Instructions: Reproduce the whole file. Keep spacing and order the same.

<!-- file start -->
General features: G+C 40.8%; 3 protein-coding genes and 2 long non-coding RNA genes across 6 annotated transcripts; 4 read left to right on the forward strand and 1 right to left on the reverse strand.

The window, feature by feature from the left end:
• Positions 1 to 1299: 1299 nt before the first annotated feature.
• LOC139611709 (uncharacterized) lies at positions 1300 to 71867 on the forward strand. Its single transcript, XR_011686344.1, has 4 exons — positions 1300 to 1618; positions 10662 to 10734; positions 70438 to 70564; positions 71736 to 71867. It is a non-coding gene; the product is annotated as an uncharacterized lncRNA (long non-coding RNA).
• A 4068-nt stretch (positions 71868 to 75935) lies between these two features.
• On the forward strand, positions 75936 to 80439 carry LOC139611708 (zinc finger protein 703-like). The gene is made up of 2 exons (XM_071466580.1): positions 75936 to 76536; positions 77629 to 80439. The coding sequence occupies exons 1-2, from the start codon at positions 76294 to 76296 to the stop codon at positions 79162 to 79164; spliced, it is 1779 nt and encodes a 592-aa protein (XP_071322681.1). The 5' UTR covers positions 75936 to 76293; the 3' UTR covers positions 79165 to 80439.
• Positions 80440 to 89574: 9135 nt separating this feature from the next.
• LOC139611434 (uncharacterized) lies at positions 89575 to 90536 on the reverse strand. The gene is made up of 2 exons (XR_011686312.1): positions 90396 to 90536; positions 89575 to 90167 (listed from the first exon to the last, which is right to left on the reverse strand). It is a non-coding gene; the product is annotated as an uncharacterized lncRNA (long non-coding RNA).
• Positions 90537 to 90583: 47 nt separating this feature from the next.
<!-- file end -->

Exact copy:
General features: G+C 40.8%; 3 protein-coding genes and 2 long non-coding RNA genes across 6 annotated transcripts; 4 read left to right on the forward strand and 1 right to left on the reverse strand.

The window, feature by feature from the left end:
• Positions 1 to 1299: 1299 nt before the first annotated feature.
• LOC139611709 (uncharacterized) lies at positions 1300 to 71867 on the forward strand. Its single transcript, XR_011686344.1, has 4 exons — positions 1300 to 1618; positions 10662 to 10734; positions 70438 to 70564; positions 71736 to 71867. It is a non-coding gene; the product is annotated as an uncharacterized lncRNA (long non-coding RNA).
• A 4068-nt stretch (positions 71868 to 75935) lies between these two features.
• On the forward strand, positions 75936 to 80439 carry LOC139611708 (zinc finger protein 703-like). The gene is made up of 2 exons (XM_071466580.1): positions 75936 to 76536; positions 77629 to 80439. The coding sequence occupies exons 1-2, from the start codon at positions 76294 to 76296 to the stop codon at positions 79162 to 79164; spliced, it is 1779 nt and encodes a 592-aa protein (XP_071322681.1). The 5' UTR covers positions 75936 to 76293; the 3' UTR covers positions 79165 to 80439.
• Positions 80440 to 89574: 9135 nt separating this feature from the next.
• LOC139611434 (uncharacterized) lies at positions 89575 to 90536 on the reverse strand. The gene is made up of 2 exons (XR_011686312.1): positions 90396 to 90536; positions 89575 to 90167 (listed from the first exon to the last, which is right to left on the reverse strand). It is a non-coding gene; the product is annotated as an uncharacterized lncRNA (long non-coding RNA).
• Positions 90537 to 90583: 47 nt separating this feature from the next.